Another thing that will affect how your sub performs (and this is VERY VERY important), is the method you use to connect it to your system. Most audio-video receivers have a subwoofer output jack. You must AVOID using this jack. The best method I found that gives me the best results is as follows:

    *In your receiver’s setup, (assuming you have bass management ie: you can set your speakers to large, small, none etc.) set your subwoofer to ‘off’ or ‘none’.
    *Set your front main left/right speakers to ‘large’
    *Set the center and surrounds to ‘small’
    *These settings will ensure that any bass and LFE information will be redirected from the subwoofer output jack to the front main left/right speaker banana outputs and the front left/right line level RCA pre-out outputs (assuming your receiver has these. If not, you will have to use speaker level inputs on the sub). From the front main left/right line level pre-out RCA jacks of the receiver, connect a stereo RCA to RCA cable to the left/right line level inputs of your sub
    *If your sub only has speaker level inputs, then connect a pair of speaker cable from the left speaker output banana jacks on the receiver (in parallel with the pair going to the left speaker) to the left speaker level input on the sub. Do the same for the right channel respectively with another run of speaker cable.

    Set the sub to about just over half volume (approx 1 o’clock). You should get better results from the sub.
     
  5. Stuart Wright

    Stuart Wright
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  6. Nic Rhodes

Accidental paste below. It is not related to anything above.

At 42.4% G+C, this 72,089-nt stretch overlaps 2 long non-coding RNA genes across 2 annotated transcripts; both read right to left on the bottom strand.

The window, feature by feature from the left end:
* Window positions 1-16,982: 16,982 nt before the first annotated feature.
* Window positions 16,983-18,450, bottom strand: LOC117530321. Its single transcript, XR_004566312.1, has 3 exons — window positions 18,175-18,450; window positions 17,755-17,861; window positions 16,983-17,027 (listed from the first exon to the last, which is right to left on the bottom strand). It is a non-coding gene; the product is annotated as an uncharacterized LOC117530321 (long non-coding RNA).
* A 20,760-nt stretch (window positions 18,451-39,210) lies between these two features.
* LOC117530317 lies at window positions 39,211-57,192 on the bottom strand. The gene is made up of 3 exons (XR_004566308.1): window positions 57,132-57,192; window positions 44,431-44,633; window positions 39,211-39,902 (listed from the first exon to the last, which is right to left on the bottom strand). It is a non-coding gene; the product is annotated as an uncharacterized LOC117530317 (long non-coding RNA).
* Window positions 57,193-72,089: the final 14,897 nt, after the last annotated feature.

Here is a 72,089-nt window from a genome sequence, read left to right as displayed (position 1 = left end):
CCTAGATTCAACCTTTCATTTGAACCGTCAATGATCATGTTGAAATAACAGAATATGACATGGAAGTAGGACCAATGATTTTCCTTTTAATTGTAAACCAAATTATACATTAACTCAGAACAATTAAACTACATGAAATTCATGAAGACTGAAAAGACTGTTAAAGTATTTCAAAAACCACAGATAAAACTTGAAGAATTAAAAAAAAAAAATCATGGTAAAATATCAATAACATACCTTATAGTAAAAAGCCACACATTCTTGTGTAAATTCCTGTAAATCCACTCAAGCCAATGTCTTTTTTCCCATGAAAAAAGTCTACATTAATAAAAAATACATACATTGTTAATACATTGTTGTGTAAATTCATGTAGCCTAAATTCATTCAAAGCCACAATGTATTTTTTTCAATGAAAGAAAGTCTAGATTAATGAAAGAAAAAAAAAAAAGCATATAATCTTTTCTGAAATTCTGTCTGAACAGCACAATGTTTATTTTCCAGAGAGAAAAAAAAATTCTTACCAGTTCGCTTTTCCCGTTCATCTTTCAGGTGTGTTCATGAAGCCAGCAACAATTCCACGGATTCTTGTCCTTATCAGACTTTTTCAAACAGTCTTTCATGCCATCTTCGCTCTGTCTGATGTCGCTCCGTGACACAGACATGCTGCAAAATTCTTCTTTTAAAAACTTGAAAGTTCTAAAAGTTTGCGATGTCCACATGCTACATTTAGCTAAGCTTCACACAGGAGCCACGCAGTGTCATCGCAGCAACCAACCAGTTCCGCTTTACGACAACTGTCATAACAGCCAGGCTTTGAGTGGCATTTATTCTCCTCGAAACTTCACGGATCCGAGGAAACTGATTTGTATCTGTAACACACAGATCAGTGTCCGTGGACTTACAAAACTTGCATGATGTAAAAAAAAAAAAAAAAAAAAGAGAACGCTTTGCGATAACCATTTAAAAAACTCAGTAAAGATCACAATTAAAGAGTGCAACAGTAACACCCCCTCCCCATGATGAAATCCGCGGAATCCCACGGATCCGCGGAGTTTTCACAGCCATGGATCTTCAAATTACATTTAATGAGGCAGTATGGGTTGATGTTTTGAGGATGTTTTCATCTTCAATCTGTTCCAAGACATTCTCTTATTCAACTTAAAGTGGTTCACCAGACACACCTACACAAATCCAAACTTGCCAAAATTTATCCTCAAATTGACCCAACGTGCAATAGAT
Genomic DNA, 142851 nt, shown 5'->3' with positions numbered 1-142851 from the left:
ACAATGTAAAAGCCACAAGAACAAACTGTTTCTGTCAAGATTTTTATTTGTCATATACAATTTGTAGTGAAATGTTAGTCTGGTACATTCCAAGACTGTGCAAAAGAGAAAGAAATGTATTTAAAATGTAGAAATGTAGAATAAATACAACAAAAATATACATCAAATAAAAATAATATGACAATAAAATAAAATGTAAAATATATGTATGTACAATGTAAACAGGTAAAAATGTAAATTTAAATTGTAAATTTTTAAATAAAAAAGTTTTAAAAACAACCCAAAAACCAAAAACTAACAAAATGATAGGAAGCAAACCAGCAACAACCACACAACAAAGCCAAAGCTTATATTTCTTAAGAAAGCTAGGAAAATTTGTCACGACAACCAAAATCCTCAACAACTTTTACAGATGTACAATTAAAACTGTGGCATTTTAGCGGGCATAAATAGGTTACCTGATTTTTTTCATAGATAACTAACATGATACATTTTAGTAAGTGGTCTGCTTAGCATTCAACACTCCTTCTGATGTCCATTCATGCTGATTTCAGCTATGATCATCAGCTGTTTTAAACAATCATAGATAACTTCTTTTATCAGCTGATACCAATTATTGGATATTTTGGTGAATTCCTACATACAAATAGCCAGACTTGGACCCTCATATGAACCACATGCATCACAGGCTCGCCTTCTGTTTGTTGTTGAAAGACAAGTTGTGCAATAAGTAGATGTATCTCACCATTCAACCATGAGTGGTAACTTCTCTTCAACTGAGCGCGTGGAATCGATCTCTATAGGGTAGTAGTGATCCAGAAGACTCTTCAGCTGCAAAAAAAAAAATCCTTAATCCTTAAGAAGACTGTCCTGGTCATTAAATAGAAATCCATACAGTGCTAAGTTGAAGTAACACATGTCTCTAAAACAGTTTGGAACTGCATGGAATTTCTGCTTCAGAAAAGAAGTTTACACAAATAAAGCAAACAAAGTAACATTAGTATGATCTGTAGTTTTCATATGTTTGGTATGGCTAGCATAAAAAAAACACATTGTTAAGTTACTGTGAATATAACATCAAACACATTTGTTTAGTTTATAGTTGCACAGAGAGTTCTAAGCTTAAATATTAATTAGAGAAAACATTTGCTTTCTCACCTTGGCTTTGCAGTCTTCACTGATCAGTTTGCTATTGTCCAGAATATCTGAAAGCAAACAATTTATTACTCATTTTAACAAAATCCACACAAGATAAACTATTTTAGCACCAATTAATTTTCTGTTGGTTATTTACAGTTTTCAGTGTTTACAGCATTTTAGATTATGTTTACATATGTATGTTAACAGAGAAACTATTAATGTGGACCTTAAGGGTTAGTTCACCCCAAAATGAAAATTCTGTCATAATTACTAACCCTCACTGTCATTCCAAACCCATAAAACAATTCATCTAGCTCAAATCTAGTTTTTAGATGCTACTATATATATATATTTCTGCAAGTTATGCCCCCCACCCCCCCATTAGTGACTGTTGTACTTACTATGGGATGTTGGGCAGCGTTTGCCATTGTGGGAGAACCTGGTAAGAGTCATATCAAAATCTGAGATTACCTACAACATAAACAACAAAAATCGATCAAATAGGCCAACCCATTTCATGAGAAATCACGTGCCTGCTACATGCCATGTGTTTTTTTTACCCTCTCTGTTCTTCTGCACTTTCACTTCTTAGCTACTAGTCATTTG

Nic Rhodes
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    For general advice this is rubbish, it is all down to how things are engineered. The majority of people I know use the 0.1 output and it HIGHLY successful. It is not to say this is the only method. The FAQ gives an assortment of connection methods.
     
  7. Lowrider

    Lowrider
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    Small correction:

    3 db = twice the power from the amp
    10 db = ten times the power from the amp, twice the sound level
     
  8. Reiner

    Reiner
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    I agree with Nic, for AV systems the RCA/phono connection is usually the one to use and let the AV amp handle the bass management.

    You may connect via high level as alternative and some subs even offer to connect both at the same time.
    This may make sense if you use the same system to listen to music very often.

    I also run a mixed setup but use low level connection only and normally do not use the sub for music but just for the LFE.